Gastroparesis associated with gastroesophageal reflux disease and corresponding reflux symptoms

Surg Endosc. 2008 Nov;22(11):2440-4

BACKGROUND: Reflux is a common medical condition with symptoms ordinarily controlled using drug/medical therapy. However, 20% of patients experience unmanageable symptoms despite twice-daily (BID) proton pump inhibitor (PPI) therapy. Growing clinical evidence shows that delayed gastric emptying (gastroparesis) may be a factor associated with severe reflux, dyspepsia, or both. Gastroparesis, concomitant in 25% of patients with gastroesophageal reflux disease (GERD), has been shown to improve after Nissen fundoplication. Radiofrequency treatment for GERD potentially corrects GERD-associated gastroparesis and resultant PPI BID reflux failures.

METHODS: From July 2000 until July 2004, 227 patients undergoing Stretta for GERD were screened for gastric anomalies. Patients with gastroparesis, documented on a standardized nuclear gastric emptying scans, and patients with heartburn and regurgitation uncontrolled by PPI BID medications underwent radiofrequency ablation of the cardia and esophagogastric junction via the Stretta procedure. The patients had esophagogastroduodenoscopy and/or pH studies, manometry, solid-phase gastric emptying, and electrogastrography and completed standardized heartburn and health-related quality-of-life surveys before treatment, then 6 months afterward. Patients with pyloric obstruction and those taking motility agents were excluded from the study. Gastric emptying scans were repeated 6 months after Stretta. The nuclear radiologist was blinded to the study design.

RESULTS: At baseline, 31 patients were classified as abnormal. At 6 months after the procedure, emptying scores had improved significantly, with the percentage of solid food emptied at 90 min improved from 41% to 66% (p < 0.0001) and at 120 minutes from 55% to 84%. Significant improvements were seen at all intervals. Overall, 23 patients (74%) experienced normalization of gastric emptying, and 4 patients were improved but remained abnormal. Four patients showed no improvement on their gastric emptying scans, with one patient electing to undergo a Nissen procedure. All the patients  had a 1-year symptom follow-up assessment, which showed significant improvements in GERD health-related quality of life, dyspepsia, and heartburn scores.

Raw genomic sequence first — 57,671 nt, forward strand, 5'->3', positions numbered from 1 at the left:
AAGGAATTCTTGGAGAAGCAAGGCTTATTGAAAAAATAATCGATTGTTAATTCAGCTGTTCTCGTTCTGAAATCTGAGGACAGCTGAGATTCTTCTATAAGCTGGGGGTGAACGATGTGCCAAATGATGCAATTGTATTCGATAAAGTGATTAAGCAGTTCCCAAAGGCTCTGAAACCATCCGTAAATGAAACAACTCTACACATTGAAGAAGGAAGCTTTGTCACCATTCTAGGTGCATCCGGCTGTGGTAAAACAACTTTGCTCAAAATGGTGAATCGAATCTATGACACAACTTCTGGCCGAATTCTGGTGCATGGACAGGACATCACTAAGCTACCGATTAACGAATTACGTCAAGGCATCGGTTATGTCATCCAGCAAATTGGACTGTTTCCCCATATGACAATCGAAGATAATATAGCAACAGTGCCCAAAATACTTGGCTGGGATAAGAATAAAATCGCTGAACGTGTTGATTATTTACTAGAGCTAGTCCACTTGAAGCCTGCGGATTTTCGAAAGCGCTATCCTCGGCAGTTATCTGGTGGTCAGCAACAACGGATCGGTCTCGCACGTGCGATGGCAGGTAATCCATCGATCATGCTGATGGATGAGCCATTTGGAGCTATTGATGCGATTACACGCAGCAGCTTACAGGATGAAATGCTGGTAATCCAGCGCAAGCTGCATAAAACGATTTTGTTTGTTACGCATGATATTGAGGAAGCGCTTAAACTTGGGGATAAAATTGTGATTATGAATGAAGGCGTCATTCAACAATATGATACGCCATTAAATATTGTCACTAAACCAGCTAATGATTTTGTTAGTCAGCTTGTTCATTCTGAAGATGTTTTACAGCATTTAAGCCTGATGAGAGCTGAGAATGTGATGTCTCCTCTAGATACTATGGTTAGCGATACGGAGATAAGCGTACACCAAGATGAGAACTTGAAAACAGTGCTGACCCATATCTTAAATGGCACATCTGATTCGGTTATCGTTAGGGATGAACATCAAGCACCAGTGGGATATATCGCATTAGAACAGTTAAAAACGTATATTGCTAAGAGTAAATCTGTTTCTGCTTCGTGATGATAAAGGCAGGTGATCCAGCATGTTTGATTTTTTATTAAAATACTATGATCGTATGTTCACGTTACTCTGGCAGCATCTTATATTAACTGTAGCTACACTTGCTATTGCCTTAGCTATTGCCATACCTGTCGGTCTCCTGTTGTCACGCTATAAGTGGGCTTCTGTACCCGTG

CONCLUSIONS: Radiofrequency treatment has been demonstrated to correct gastroparesis. Patients' symptoms improved significantly. The mechanism of action is unknown but may be related to reduction in transient lower esophageal sphincter relaxations (TLESRs), increased esophagogastric junction barrier, decreased esophageal venting, alteration of the gastric pacemaker function in the region of radiofrequency therapy administration, removal of medications for symptoms, or a combination of all these.